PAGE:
While difficult for most of us, planning yourfuneral can help ease your survivors' emotional burden during a stressful time,but what about their financial burden? Should youalso pay for your funeral in advance?
Pre-need planning—prepaying for a cemetery plot,the funeral service, a casket, and headstone—doeshave its benefits. It ensures that you will get the intermentyou want, provides peace of mind for you andyour loved ones, and you can pay for tomorrow'sfuneral expenses at today's prices. Also rememberthat when it comes to cemetery plots, the locationyou desire today might not be available in the yearsdown the road.
The government usually does not consider prepaidfuneral expenses when determining financial eligibilityfor government services such as Medicaid forlong-term nursing home care. Keep in mind, though,that prepaying does carry financial risks. Incidents ofbankrupt funeral homes and embezzled escrowedfunds set aside for future funerals have occurred. Toensure the safety of your funds, find out what consumerprotection your state provides in this area.
Aside from bankruptcy and fraud risks, what happensif you change your mind? You could move inthe future and want to be buried in a different location,or you may decide to go with another funeralhome in your new area. Ask if the plan allows for afull refund, or see if funds can be transferred toanother funeral home. Often you will have to pay anadministrative or penalty fee for the right to transferor cancel a funeral contract.
If you do decide to pay for your funeral arrangementsin advance, there are several prepay options.First, the funeral home can establish a trust, typically astate-regulated irrevocable trust, in which all or mostof the advance payment is invested for the future.Some states allow funeral homes to retain 10% of thepayment for current use. After its creation, an irrevocabletrust cannot be altered, modified, or revoked.You should know the financial institution administeringthe trust and receive an annual statement to ensurethat the funds are handled according to the contract.Also, find out what happens to the interest earned bythe trust. Some funeral homes receive the interest tocover administrative costs.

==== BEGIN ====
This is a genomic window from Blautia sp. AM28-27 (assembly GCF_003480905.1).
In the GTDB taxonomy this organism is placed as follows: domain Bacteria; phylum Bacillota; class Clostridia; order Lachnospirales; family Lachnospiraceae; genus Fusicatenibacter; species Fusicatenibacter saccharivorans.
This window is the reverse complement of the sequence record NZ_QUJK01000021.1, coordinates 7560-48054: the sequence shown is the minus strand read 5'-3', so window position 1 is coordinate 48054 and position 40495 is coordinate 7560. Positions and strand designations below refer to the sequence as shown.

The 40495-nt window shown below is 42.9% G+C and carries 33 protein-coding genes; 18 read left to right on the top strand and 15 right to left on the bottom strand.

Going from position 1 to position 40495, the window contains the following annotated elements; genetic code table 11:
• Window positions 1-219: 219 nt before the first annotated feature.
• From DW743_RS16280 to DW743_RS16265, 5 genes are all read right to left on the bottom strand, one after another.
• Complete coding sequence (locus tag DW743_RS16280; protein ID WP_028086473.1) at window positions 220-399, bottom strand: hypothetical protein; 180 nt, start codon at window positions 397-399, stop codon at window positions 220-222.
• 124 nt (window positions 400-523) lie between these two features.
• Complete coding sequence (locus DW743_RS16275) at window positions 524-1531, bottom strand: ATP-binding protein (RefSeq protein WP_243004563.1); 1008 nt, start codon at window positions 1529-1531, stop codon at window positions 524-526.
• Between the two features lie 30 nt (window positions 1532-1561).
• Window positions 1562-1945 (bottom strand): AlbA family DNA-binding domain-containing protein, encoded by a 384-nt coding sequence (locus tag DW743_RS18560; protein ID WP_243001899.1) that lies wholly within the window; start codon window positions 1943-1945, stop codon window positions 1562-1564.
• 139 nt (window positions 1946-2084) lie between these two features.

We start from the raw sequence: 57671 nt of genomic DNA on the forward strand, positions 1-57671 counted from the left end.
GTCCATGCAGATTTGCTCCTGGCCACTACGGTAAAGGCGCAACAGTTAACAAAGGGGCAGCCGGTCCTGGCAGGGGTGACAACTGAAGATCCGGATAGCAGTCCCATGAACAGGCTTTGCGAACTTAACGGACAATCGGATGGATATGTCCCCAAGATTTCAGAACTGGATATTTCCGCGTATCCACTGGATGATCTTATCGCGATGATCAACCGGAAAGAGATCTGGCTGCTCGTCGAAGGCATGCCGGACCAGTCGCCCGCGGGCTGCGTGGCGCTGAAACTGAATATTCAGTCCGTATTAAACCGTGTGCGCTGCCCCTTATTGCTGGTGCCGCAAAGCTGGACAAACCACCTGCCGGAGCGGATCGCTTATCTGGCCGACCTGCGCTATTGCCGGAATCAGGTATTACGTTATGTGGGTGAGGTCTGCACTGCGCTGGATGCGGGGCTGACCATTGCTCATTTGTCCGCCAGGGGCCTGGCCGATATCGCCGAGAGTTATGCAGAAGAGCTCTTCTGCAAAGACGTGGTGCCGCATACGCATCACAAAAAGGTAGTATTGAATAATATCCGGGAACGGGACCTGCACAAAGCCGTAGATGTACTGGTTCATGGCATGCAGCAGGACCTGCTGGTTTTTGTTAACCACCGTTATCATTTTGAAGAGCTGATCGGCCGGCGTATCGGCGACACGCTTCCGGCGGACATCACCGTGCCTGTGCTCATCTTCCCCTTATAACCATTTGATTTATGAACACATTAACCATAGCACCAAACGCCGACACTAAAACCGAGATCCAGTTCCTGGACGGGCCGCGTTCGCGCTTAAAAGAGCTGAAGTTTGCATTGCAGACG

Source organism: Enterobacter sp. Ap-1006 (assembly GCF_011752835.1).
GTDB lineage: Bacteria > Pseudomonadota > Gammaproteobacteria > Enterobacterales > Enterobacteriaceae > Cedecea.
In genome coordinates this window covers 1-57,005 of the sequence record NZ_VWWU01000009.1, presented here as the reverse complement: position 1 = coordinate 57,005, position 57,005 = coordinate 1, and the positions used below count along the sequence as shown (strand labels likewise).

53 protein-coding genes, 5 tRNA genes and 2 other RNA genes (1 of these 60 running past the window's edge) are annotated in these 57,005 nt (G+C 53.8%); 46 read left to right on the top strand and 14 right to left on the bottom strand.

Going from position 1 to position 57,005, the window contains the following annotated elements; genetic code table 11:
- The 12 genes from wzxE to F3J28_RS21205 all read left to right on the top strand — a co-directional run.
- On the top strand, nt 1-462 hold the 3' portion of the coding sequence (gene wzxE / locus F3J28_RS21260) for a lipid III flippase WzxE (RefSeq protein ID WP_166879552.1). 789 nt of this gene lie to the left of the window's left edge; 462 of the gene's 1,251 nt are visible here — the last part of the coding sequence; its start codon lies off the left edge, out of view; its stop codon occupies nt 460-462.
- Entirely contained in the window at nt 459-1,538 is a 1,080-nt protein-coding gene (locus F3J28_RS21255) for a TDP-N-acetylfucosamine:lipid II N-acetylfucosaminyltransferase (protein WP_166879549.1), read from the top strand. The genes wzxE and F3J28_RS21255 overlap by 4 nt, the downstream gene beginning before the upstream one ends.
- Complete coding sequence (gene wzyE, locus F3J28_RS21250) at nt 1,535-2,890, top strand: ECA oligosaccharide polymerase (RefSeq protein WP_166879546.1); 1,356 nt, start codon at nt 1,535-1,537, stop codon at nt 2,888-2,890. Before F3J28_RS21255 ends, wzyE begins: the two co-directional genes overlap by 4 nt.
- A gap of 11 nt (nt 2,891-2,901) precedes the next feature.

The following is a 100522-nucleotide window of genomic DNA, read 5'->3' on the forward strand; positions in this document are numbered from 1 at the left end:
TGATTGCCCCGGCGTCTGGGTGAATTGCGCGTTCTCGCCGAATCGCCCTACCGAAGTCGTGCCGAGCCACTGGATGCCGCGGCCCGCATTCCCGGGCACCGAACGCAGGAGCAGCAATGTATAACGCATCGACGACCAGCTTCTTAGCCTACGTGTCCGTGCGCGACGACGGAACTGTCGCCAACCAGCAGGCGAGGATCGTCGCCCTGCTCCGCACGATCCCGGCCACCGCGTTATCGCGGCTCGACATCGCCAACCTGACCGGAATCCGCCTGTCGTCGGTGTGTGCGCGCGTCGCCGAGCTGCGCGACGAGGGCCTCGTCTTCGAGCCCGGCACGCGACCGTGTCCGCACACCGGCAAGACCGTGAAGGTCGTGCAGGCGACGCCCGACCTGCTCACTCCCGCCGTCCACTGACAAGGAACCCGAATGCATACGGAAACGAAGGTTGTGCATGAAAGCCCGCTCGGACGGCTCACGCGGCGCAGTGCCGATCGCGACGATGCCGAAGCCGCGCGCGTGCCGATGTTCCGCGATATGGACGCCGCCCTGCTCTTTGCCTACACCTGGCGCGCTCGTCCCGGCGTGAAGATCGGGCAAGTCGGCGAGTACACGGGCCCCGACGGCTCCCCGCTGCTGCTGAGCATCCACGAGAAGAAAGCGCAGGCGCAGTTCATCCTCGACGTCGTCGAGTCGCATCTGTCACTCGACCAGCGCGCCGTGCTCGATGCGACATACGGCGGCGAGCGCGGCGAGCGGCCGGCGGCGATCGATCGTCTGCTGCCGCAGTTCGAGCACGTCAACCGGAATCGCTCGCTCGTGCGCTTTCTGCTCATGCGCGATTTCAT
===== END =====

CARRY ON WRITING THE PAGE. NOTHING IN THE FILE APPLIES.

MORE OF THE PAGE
A second arrangement is a permanent life insurancepolicy or annuity contract. The funeral homemay be named as beneficiary, though not in all cases.It might be easier and more cost effective to simplyboost the coverage on your current insurance policy.
A third option is a payable-on-death Totten trustin which the account balance automatically passesto a designated beneficiary—usually the funeral home—immediately upon the owner's death. An accountis set up at a financial institution, and funds that aredesignated for funeral expenses transfer withoutgoing through probate.
The fourth and most flexible alternative is to simplyset up your own investment account that you earmarkfor funeral expenses. Price current expenses forthe funeral and invest that amount. Inflation of funeralexpenses typically has followed the general rate ofinflation, so adequate investing should give yourloved ones enough funds at the time to arrange for thetype of funeral you have preplanned. Unlike the otheroptions, this arrangement cannot guarantee that yourloved ones will spend the money as you wish.
This article has been produced by the Financial Planning Association (www.fpanet.org), the membership organization for the financial planning community.